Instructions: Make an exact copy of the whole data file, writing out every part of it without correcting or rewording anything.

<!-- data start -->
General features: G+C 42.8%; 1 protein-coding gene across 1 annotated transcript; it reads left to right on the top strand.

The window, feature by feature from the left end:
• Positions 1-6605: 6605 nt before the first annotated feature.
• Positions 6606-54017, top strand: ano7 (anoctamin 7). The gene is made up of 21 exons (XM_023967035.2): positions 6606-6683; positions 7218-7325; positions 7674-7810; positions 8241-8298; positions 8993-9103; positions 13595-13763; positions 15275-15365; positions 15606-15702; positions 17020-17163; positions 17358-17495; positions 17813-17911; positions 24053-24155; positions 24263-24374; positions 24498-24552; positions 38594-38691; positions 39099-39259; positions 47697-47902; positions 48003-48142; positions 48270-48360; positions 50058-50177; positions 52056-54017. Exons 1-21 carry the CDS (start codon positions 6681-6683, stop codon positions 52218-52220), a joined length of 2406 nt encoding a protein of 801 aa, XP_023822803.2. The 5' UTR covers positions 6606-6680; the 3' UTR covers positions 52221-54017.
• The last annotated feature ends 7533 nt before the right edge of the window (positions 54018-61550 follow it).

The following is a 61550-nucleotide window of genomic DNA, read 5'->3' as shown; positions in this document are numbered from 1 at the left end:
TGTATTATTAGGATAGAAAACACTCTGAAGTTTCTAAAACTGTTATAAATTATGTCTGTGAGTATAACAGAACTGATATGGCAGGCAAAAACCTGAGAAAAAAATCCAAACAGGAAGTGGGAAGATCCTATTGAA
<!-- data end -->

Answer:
General features: G+C 42.8%; 1 protein-coding gene across 1 annotated transcript; it reads left to right on the top strand.

The window, feature by feature from the left end:
• Positions 1-6605: 6605 nt before the first annotated feature.
• Positions 6606-54017, top strand: ano7 (anoctamin 7). The gene is made up of 21 exons (XM_023967035.2): positions 6606-6683; positions 7218-7325; positions 7674-7810; positions 8241-8298; positions 8993-9103; positions 13595-13763; positions 15275-15365; positions 15606-15702; positions 17020-17163; positions 17358-17495; positions 17813-17911; positions 24053-24155; positions 24263-24374; positions 24498-24552; positions 38594-38691; positions 39099-39259; positions 47697-47902; positions 48003-48142; positions 48270-48360; positions 50058-50177; positions 52056-54017. Exons 1-21 carry the CDS (start codon positions 6681-6683, stop codon positions 52218-52220), a joined length of 2406 nt encoding a protein of 801 aa, XP_023822803.2. The 5' UTR covers positions 6606-6680; the 3' UTR covers positions 52221-54017.
• The last annotated feature ends 7533 nt before the right edge of the window (positions 54018-61550 follow it).

The following is a 61550-nucleotide window of genomic DNA, read 5'->3' as shown; positions in this document are numbered from 1 at the left end:
TGTATTATTAGGATAGAAAACACTCTGAAGTTTCTAAAACTGTTATAAATTATGTCTGTGAGTATAACAGAACTGATATGGCAGGCAAAAACCTGAGAAAAAAATCCAAACAGGAAGTGGGAAGATCCTATTGAA